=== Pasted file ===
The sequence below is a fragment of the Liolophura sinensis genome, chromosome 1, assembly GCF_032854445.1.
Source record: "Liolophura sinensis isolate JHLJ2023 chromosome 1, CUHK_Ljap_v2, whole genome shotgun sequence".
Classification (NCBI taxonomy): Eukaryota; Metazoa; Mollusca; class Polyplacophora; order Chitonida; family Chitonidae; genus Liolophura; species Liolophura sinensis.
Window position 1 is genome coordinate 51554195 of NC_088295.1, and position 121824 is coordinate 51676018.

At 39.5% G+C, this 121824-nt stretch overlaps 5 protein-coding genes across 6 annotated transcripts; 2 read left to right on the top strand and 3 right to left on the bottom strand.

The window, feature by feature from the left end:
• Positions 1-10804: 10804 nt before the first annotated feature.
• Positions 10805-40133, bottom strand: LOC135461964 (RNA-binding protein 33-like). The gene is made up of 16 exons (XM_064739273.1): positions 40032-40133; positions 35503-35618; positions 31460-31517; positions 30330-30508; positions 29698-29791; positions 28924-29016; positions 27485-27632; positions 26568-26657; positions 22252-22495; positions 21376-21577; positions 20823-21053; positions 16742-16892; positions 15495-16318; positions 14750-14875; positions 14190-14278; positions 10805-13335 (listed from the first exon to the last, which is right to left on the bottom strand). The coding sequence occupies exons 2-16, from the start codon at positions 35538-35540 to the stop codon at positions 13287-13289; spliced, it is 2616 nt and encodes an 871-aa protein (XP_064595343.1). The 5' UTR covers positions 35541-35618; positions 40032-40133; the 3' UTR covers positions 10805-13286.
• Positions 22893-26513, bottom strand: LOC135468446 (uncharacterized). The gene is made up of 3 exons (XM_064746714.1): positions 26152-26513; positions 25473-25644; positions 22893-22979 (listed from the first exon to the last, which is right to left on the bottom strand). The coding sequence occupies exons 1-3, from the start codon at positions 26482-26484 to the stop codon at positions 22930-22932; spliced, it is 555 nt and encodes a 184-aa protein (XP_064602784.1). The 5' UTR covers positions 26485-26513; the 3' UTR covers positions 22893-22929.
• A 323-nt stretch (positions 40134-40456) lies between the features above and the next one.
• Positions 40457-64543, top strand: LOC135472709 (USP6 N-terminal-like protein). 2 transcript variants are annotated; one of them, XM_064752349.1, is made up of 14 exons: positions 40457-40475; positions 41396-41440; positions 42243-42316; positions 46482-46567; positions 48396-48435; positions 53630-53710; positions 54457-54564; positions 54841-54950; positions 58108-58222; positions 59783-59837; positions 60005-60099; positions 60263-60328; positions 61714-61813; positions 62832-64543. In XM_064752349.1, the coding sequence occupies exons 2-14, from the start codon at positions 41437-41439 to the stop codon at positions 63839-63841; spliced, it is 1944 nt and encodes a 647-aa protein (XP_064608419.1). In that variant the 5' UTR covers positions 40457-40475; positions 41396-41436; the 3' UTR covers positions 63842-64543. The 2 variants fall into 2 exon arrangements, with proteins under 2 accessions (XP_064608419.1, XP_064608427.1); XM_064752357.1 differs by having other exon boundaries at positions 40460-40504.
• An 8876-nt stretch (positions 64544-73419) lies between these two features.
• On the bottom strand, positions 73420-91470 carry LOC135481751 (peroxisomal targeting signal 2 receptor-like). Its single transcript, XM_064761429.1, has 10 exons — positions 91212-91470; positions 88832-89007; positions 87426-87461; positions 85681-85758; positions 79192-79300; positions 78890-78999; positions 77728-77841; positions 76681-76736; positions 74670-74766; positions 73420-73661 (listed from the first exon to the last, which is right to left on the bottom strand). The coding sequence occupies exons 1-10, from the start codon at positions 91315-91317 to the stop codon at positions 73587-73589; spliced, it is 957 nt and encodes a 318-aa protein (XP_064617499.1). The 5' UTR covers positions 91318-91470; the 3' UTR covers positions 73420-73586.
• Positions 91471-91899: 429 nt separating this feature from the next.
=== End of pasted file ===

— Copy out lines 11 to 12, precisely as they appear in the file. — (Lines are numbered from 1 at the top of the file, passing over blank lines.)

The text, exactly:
• Positions 40457-64543, top strand: LOC135472709 (USP6 N-terminal-like protein). 2 transcript variants are annotated; one of them, XM_064752349.1, is made up of 14 exons: positions 40457-40475; positions 41396-41440; positions 42243-42316; positions 46482-46567; positions 48396-48435; positions 53630-53710; positions 54457-54564; positions 54841-54950; positions 58108-58222; positions 59783-59837; positions 60005-60099; positions 60263-60328; positions 61714-61813; positions 62832-64543. In XM_064752349.1, the coding sequence occupies exons 2-14, from the start codon at positions 41437-41439 to the stop codon at positions 63839-63841; spliced, it is 1944 nt and encodes a 647-aa protein (XP_064608419.1). In that variant the 5' UTR covers positions 40457-40475; positions 41396-41436; the 3' UTR covers positions 63842-64543. The 2 variants fall into 2 exon arrangements, with proteins under 2 accessions (XP_064608419.1, XP_064608427.1); XM_064752357.1 differs by having other exon boundaries at positions 40460-40504.
• An 8876-nt stretch (positions 64544-73419) lies between these two features.